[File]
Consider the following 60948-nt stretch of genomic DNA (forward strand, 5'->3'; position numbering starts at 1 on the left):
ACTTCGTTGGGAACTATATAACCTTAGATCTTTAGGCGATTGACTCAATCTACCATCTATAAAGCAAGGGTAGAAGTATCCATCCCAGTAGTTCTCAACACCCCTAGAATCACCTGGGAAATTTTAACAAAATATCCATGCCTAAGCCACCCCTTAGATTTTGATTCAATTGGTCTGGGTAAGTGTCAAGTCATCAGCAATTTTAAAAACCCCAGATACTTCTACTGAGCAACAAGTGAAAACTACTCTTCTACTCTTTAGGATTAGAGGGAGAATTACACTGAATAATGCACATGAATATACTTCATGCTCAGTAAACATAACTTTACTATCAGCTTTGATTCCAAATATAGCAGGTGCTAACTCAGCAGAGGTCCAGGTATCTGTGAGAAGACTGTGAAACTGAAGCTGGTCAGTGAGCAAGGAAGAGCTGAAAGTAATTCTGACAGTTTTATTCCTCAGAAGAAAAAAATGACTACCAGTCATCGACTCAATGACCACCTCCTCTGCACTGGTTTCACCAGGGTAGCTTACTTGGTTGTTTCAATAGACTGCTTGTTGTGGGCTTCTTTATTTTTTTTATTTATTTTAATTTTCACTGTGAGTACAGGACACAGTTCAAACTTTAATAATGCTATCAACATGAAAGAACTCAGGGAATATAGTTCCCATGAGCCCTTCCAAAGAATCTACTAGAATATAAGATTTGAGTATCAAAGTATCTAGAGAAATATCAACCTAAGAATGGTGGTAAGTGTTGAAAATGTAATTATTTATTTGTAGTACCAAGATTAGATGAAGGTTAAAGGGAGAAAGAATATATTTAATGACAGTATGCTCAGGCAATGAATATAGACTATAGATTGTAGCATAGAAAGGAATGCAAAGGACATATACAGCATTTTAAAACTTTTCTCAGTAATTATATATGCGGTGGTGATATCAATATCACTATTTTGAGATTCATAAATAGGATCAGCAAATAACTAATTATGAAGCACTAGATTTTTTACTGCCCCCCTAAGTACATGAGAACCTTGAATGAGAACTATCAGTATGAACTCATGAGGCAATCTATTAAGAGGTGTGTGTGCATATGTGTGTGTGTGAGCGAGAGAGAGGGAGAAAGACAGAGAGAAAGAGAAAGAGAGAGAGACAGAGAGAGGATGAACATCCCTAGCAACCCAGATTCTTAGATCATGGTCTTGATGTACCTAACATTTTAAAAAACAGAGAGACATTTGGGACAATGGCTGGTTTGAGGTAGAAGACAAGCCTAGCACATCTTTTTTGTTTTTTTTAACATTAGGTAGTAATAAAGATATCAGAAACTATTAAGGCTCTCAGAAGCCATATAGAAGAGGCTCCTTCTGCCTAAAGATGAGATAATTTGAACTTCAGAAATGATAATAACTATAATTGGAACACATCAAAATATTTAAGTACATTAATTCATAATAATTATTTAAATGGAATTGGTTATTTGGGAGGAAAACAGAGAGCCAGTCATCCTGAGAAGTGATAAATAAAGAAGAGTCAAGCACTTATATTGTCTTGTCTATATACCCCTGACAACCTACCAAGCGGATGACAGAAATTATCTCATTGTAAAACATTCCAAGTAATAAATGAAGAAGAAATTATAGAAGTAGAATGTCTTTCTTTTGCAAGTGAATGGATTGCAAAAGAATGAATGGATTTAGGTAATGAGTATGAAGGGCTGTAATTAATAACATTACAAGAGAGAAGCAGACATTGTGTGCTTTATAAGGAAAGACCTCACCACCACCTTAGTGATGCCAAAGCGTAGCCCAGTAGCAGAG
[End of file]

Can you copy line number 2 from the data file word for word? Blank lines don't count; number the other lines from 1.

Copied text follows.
ACTTCGTTGGGAACTATATAACCTTAGATCTTTAGGCGATTGACTCAATCTACCATCTATAAAGCAAGGGTAGAAGTATCCATCCCAGTAGTTCTCAACACCCCTAGAATCACCTGGGAAATTTTAACAAAATATCCATGCCTAAGCCACCCCTTAGATTTTGATTCAATTGGTCTGGGTAAGTGTCAAGTCATCAGCAATTTTAAAAACCCCAGATACTTCTACTGAGCAACAAGTGAAAACTACTCTTCTACTCTTTAGGATTAGAGGGAGAATTACACTGAATAATGCACATGAATATACTTCATGCTCAGTAAACATAACTTTACTATCAGCTTTGATTCCAAATATAGCAGGTGCTAACTCAGCAGAGGTCCAGGTATCTGTGAGAAGACTGTGAAACTGAAGCTGGTCAGTGAGCAAGGAAGAGCTGAAAGTAATTCTGACAGTTTTATTCCTCAGAAGAAAAAAATGACTACCAGTCATCGACTCAATGACCACCTCCTCTGCACTGGTTTCACCAGGGTAGCTTACTTGGTTGTTTCAATAGACTGCTTGTTGTGGGCTTCTTTATTTTTTTTATTTATTTTAATTTTCACTGTGAGTACAGGACACAGTTCAAACTTTAATAATGCTATCAACATGAAAGAACTCAGGGAATATAGTTCCCATGAGCCCTTCCAAAGAATCTACTAGAATATAAGATTTGAGTATCAAAGTATCTAGAGAAATATCAACCTAAGAATGGTGGTAAGTGTTGAAAATGTAATTATTTATTTGTAGTACCAAGATTAGATGAAGGTTAAAGGGAGAAAGAATATATTTAATGACAGTATGCTCAGGCAATGAATATAGACTATAGATTGTAGCATAGAAAGGAATGCAAAGGACATATACAGCATTTTAAAACTTTTCTCAGTAATTATATATGCGGTGGTGATATCAATATCACTATTTTGAGATTCATAAATAGGATCAGCAAATAACTAATTATGAAGCACTAGATTTTTTACTGCCCCCCTAAGTACATGAGAACCTTGAATGAGAACTATCAGTATGAACTCATGAGGCAATCTATTAAGAGGTGTGTGTGCATATGTGTGTGTGTGAGCGAGAGAGAGGGAGAAAGACAGAGAGAAAGAGAAAGAGAGAGAGACAGAGAGAGGATGAACATCCCTAGCAACCCAGATTCTTAGATCATGGTCTTGATGTACCTAACATTTTAAAAAACAGAGAGACATTTGGGACAATGGCTGGTTTGAGGTAGAAGACAAGCCTAGCACATCTTTTTTGTTTTTTTTAACATTAGGTAGTAATAAAGATATCAGAAACTATTAAGGCTCTCAGAAGCCATATAGAAGAGGCTCCTTCTGCCTAAAGATGAGATAATTTGAACTTCAGAAATGATAATAACTATAATTGGAACACATCAAAATATTTAAGTACATTAATTCATAATAATTATTTAAATGGAATTGGTTATTTGGGAGGAAAACAGAGAGCCAGTCATCCTGAGAAGTGATAAATAAAGAAGAGTCAAGCACTTATATTGTCTTGTCTATATACCCCTGACAACCTACCAAGCGGATGACAGAAATTATCTCATTGTAAAACATTCCAAGTAATAAATGAAGAAGAAATTATAGAAGTAGAATGTCTTTCTTTTGCAAGTGAATGGATTGCAAAAGAATGAATGGATTTAGGTAATGAGTATGAAGGGCTGTAATTAATAACATTACAAGAGAGAAGCAGACATTGTGTGCTTTATAAGGAAAGACCTCACCACCACCTTAGTGATGCCAAAGCGTAGCCCAGTAGCAGAG